Q Our Macs are connected to a network which has Internet access here in Mauritius. Although we configured them to set their times and dates automatically, and they did all synchronise to the same time, they have since drifted apart, and now show quite different times. How can we bring them back to keep to the same time?
A Normally configuring the Date & Time tab in the Date & Time pane to set times automatically should ensure that each connects to a Network Time Protocol (NTP) server and synchronises with it. Once that has happened, they will each re-synchronise periodically, and should stay within a very few seconds of one another.
Before pursuing any other issues, go round and check that each of the Macs is still so configured, and that they are set to use the same server, in your case Apple Asia. Sometimes users may fiddle with this setting, and might have turned it off, or chosen a different server.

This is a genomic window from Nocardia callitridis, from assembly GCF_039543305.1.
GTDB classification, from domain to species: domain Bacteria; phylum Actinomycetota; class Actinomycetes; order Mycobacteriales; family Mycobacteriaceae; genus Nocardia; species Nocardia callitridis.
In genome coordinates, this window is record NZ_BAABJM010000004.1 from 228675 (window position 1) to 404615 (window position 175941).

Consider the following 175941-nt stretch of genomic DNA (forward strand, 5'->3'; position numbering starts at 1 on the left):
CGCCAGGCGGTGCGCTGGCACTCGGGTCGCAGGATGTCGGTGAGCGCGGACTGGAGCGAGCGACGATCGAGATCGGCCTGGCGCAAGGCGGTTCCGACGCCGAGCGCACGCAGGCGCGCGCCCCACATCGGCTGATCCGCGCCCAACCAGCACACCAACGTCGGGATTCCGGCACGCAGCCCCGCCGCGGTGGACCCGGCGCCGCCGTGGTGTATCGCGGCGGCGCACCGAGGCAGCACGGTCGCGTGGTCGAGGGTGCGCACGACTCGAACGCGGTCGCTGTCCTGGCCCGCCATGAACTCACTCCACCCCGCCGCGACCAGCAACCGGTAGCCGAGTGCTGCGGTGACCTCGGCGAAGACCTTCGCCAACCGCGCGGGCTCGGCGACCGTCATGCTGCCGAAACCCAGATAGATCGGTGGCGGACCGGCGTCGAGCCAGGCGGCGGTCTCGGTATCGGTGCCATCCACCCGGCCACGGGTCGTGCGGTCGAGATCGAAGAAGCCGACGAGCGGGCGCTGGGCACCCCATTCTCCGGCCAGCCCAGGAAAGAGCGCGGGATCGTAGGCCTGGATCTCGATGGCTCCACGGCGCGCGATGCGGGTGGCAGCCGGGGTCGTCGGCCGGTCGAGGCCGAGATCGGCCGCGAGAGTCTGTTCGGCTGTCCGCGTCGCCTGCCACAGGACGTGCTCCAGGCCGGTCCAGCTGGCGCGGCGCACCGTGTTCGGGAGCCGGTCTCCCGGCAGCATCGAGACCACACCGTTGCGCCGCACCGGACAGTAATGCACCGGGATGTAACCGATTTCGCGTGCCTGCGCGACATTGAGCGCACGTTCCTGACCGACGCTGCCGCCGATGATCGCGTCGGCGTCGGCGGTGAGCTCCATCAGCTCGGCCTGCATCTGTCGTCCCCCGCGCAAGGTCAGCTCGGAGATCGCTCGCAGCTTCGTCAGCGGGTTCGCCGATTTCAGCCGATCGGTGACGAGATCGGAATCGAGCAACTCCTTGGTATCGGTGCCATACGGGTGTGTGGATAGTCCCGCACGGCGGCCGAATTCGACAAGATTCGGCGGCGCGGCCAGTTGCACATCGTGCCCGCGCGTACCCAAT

Synchronisation can also be lost if the Macs cannot access the designated server, which does not need to be one of Apple’s. If you have intermittent problems resolving IP addresses from names, you can substitute an equivalent IP address, perhaps. Contact your local university’s computer science department and ask them if they run a time server that is accessible over the Internet: this is likely to shorten the time delay involved in synchronisation and will make it more reliable.
If the worst comes to the worst, you can run your own local time server, but the potentially expensive part is acquiring a suitably accurate clock. The cheapest way would be to have a dedicated Linux server with a GPS-based clock, sitting on your own network, but you will probably be able to find someone else already doing that nearby.
Comments There is further information about NTP here.
Updated from the original, which was first published in MacUser volume 27 issue 1, 2011.